Structural, functional and calorimetric investigation of MosA, a dihydrodipicolinate synthase from Sinorhizobium meliloti l5-30, does not support involvement in rhizopine biosynthesis.Phenix, C.P., Nienaber, K., Tam, P.H., Delbaere, L.T., Palmer, D.R.
(2008) Chembiochem 9: 1591-1602
- PubMed: 18536061
- DOI: https://doi.org/10.1002/cbic.200700569
- Primary Citation of Related Structures:
- PubMed Abstract:
MosA is an enzyme from Sinorhizobium meliloti L5-30, a beneficial soil bacterium that forms a symbiotic relationship with leguminous plants. MosA was proposed to catalyze the conversion of scyllo-inosamine to 3-O-methyl-scyllo-inosamine (compounds known as rhizopines), despite the MosA sequence showing a strong resemblance to dihydrodipicolinate synthase (DHDPS) sequences rather than to methyltransferases. Our laboratory has already shown that MosA is an efficient catalyst of the DHDPS reaction. Here we report the structure of MosA, solved to 1.95 A resolution, which resembles previously reported DHDPS structures. In this structure Lys161 forms a Schiff base adduct with pyruvate, consistent with the DHDPS mechanism. We have synthesized both known rhizopines and investigated their ability to interact with MosA in the presence and absence of methyl donors. No MosA-catalyzed methyltransferase activity is observed in the presence of scyllo-inosamine and S-adenosylmethionine (SAM). 2-Oxobutyrate can form a Schiff base with MosA, acting as a competitive inhibitor of MosA-catalyzed dihydrodipicolinate synthesis. It can be trapped on the enzyme by reaction with sodium borohydride, but does not act as a methyl donor. The presence of rhizopines does not affect the kinetics of dihydrodipicolinate synthesis. Isothermal titration calorimetry (ITC) shows no apparent interaction of MosA with rhizopines and SAM. Similar experiments with pyruvate as titrant demonstrate that the reversible Schiff base formation is largely entropically driven. This is the first use of ITC to study Schiff base formation between an enzyme and its substrate.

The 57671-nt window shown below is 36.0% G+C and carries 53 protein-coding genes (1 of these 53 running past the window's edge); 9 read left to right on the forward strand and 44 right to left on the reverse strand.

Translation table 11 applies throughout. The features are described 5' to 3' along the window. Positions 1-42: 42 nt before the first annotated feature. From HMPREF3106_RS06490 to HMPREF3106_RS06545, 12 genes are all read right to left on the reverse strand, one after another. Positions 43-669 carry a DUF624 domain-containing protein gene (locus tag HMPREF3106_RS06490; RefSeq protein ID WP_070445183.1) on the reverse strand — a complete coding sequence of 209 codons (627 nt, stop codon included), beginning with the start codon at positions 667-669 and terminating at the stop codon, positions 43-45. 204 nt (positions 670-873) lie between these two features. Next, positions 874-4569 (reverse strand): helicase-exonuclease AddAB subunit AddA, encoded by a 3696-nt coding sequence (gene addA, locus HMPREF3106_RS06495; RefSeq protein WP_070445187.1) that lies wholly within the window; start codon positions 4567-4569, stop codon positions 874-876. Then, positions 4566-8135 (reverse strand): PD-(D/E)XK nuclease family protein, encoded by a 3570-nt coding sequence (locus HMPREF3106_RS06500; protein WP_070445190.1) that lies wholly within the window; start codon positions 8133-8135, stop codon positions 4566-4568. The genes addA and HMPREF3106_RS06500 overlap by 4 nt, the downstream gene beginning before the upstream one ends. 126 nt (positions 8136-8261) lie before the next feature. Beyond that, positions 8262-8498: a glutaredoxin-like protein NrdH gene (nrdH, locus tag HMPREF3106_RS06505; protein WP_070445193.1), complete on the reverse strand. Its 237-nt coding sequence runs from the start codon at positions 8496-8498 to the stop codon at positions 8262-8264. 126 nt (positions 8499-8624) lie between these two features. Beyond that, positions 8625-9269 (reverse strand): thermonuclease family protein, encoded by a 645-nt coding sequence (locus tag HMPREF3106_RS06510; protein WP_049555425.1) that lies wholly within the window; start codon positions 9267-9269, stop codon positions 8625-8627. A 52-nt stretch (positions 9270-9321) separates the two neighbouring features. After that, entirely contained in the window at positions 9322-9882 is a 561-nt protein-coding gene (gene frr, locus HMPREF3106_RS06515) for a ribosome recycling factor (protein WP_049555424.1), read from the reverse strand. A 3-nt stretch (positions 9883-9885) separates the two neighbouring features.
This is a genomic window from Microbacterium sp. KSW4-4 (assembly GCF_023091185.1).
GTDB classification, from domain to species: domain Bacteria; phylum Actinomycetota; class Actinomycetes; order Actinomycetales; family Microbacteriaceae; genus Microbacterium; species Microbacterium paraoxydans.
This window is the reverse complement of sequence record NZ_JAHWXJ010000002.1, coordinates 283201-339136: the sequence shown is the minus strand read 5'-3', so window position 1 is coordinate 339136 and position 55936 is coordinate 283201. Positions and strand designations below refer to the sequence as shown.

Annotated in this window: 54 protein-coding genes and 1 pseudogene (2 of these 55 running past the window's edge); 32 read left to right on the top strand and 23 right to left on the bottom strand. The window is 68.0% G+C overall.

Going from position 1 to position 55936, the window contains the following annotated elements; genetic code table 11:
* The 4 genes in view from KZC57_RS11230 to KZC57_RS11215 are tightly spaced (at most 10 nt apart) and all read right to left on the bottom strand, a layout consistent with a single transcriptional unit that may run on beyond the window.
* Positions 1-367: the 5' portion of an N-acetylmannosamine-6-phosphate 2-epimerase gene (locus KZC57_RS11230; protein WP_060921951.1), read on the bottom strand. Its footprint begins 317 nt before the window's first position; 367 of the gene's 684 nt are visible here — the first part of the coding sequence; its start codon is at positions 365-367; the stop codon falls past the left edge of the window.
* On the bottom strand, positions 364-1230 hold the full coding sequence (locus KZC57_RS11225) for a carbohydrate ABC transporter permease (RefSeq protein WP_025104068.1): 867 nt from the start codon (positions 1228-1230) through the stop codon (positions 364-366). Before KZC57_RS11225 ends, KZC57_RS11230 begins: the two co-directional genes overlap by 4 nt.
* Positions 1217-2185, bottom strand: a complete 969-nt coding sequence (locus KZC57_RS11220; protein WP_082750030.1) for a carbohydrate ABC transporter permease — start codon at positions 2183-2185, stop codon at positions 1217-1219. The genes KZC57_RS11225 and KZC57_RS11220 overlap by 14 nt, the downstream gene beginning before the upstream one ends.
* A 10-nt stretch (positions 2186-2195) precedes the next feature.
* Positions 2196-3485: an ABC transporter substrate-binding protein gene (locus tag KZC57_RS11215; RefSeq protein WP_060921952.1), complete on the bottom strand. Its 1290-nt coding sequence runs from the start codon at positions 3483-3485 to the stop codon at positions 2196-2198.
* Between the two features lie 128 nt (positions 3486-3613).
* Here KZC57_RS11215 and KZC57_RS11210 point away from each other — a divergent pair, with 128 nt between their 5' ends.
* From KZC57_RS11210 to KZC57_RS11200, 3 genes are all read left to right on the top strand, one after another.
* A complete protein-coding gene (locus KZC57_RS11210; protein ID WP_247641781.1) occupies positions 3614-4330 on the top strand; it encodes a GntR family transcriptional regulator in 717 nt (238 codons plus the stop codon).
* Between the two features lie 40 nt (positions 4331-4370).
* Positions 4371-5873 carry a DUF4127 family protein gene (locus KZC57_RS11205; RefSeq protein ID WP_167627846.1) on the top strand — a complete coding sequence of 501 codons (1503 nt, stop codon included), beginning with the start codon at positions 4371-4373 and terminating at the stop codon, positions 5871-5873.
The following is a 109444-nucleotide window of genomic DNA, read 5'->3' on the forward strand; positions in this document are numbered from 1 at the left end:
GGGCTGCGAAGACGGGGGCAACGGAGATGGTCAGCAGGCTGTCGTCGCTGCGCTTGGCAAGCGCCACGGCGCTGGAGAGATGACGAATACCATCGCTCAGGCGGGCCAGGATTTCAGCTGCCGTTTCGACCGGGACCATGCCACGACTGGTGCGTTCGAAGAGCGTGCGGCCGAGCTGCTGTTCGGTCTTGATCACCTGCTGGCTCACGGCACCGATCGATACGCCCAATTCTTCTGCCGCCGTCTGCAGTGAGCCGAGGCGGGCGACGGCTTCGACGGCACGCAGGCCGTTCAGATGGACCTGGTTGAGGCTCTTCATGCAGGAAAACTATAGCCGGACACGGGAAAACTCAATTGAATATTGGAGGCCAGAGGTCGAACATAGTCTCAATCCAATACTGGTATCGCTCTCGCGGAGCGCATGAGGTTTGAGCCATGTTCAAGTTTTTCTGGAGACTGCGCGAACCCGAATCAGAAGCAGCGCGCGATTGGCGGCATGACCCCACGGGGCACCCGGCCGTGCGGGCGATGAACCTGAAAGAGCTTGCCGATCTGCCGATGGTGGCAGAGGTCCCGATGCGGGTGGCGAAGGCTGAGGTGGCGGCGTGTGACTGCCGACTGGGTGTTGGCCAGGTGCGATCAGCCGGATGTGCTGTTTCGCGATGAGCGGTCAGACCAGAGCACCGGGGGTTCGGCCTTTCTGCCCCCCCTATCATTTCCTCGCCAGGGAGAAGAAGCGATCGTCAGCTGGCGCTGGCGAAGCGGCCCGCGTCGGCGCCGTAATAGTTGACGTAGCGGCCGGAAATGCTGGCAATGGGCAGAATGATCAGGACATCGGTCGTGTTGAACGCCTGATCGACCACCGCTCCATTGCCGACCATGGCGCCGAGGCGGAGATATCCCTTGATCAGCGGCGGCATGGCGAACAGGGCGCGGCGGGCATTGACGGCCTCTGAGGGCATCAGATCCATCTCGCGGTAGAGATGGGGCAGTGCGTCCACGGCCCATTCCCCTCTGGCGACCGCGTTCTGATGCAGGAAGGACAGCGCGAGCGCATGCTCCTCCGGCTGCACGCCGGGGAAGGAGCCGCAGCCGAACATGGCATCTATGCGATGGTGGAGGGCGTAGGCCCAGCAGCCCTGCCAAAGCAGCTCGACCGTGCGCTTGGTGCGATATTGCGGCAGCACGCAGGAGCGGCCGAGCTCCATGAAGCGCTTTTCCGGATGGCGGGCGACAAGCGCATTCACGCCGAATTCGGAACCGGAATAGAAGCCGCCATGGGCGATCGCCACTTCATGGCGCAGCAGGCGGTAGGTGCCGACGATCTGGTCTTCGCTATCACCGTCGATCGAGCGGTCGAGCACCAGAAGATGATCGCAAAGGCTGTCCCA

Department of Chemistry, University of Saskatchewan, 110 Science Place, Saskatoon, SK S7N5C9, Canada.